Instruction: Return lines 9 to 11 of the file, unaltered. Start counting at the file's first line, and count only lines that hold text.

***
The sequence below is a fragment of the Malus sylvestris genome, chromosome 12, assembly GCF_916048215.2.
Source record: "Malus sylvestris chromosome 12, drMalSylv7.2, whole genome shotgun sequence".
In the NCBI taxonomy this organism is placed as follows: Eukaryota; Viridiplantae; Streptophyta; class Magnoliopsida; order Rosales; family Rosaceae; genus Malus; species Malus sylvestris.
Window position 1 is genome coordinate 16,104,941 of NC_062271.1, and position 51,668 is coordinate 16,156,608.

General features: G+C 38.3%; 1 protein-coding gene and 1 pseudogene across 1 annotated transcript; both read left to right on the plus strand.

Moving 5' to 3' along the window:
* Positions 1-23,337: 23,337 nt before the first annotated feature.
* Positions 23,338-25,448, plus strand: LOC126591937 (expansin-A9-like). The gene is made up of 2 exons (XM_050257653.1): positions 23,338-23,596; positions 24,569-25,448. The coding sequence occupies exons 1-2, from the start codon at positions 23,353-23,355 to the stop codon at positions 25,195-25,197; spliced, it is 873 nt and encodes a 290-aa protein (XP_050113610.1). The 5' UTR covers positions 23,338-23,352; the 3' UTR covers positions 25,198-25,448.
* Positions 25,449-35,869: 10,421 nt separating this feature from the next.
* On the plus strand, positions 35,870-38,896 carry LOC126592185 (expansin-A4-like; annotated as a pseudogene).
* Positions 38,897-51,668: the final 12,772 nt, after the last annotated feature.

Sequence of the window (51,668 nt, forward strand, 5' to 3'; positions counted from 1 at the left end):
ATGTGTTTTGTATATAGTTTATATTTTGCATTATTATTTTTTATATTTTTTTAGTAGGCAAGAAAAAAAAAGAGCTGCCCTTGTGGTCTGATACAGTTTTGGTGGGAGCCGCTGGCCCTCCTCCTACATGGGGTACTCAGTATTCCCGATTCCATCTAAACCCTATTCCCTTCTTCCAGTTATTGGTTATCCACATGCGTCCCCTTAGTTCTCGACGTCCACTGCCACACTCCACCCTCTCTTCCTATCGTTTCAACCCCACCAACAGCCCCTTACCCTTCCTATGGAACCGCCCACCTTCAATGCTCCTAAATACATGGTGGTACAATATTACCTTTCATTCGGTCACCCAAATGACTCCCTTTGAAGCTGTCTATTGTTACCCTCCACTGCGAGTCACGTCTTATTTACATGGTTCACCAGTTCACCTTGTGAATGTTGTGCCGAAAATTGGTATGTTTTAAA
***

* Positions 25,449-35,869: 10,421 nt separating this feature from the next.
* On the plus strand, positions 35,870-38,896 carry LOC126592185 (expansin-A4-like; annotated as a pseudogene).
* Positions 38,897-51,668: the final 12,772 nt, after the last annotated feature.